We were passing through Tuscaloosa when the cell phone rang. I hung my head over so that I could rest my hand on my knee and talk to my mother in private. She asked me what the doctor said. It was funny how fast I went from the ‘I’m in control’ little brother to a frightened little boy wanting comfort from his mother. I managed to tell her what the doctor said about my possibility of recovery. There was a moment of silence from her. I had never known her to be frightened of anything, but I detected fear now, as if the general astride her horse unsheathed her sword but hesitated before pointing it at the enemy and charging forward. It was only for a moment though. She recovered and said, “What does he know anyhow. You work hard at getting your strength back. Jeffrey, you do what you have to do!”
There was that phrase again. I didn’t roll my eyes this time. Every time she said it in the past, it always reminded me that both my mother and father grew up in the Great Depression. That fact always made me uncomfortable because I grew up in different circumstances and I knew I would never be as tough as they were. But now, talking to her in the hopeless state I was in, I saw it differently. The nuts and bolts of the doing are not the hard part. Once you make the decision that you are going to “Do what you have to do” the rest comes easily. The words rang true to me then as they never had before.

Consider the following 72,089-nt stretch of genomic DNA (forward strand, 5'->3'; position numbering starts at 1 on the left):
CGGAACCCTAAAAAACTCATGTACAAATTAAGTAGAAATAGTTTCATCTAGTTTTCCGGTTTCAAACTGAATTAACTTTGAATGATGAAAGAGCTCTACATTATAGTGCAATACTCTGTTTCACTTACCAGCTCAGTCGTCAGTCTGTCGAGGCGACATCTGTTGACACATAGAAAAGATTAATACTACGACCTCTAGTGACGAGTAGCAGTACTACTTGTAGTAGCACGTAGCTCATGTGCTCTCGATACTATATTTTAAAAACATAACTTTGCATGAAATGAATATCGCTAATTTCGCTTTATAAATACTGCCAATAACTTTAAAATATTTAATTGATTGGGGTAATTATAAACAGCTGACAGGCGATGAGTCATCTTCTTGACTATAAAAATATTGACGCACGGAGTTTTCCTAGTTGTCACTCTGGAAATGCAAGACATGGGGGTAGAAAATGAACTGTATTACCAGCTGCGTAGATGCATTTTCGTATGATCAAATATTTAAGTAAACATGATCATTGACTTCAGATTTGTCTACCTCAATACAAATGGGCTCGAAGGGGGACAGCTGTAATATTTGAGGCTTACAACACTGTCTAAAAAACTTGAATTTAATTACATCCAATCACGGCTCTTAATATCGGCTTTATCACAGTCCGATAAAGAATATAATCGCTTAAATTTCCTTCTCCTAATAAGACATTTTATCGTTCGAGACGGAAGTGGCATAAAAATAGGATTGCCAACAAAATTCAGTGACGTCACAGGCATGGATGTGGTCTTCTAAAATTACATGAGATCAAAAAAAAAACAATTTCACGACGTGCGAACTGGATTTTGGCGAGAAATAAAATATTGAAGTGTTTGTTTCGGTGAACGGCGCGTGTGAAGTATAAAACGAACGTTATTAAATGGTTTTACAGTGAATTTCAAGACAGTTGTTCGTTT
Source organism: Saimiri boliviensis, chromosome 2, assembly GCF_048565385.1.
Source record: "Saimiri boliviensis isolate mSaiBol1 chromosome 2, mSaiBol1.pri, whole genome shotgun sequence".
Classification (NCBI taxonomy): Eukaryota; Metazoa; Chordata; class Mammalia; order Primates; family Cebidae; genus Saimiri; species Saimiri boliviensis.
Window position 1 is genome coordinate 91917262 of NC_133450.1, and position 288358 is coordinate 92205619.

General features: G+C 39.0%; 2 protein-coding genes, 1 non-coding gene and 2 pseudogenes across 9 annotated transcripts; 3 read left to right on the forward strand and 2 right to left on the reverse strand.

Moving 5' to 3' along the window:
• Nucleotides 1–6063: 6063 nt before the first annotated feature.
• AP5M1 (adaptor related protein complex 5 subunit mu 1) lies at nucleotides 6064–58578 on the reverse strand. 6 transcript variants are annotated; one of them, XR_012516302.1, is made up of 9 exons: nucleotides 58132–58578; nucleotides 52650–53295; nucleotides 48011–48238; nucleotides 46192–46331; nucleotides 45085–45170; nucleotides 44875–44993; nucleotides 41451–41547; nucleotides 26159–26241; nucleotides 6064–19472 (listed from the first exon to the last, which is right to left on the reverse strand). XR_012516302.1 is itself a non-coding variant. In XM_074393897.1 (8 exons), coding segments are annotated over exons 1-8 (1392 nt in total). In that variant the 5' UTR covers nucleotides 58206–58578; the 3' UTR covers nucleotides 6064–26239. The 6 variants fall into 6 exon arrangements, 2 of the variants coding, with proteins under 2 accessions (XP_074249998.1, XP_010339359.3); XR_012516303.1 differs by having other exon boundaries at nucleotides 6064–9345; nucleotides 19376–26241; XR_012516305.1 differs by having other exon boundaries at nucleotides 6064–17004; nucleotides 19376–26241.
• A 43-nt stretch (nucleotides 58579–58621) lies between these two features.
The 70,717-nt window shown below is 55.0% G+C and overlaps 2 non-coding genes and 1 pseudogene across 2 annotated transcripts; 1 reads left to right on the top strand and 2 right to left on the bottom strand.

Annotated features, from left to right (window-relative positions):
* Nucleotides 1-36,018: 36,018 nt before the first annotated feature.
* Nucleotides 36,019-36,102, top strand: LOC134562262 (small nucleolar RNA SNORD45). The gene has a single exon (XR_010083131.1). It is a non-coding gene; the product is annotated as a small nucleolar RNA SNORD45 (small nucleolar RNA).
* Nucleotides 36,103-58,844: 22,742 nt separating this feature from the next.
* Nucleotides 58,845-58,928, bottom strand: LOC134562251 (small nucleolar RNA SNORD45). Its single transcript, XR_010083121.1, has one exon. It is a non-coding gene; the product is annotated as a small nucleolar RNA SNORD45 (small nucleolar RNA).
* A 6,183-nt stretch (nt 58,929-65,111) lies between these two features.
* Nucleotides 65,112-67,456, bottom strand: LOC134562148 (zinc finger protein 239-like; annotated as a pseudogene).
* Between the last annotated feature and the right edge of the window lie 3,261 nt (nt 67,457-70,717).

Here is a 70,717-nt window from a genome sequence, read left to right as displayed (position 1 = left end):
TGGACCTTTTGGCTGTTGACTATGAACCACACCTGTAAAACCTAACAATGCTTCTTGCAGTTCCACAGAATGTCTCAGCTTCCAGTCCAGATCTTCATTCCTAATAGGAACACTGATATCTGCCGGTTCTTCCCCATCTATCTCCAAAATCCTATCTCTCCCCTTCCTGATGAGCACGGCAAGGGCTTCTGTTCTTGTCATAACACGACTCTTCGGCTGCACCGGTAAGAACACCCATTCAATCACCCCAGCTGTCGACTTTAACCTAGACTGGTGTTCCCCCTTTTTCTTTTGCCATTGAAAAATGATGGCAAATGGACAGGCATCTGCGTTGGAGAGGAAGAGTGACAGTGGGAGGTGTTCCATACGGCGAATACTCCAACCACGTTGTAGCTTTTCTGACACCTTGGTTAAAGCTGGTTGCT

A few years ago, I looked up the origins of the word Solidago, the name of the genus to which goldenrods belong (isn’t Wikipedia wonderful!). It means to strengthen or, alternatively, to make whole again. Every year, when the days get a little shorter and the weather seems to at least briefly consider getting a little cooler, I see the goldenrods bloom again and her spirit speaks to mine. In my mind I remove my sword from the scabbard, point it straight ahead and say, “I will do what I have to do.” For another year, my will is strengthened and I am made whole again.
Happy Birthday Mama.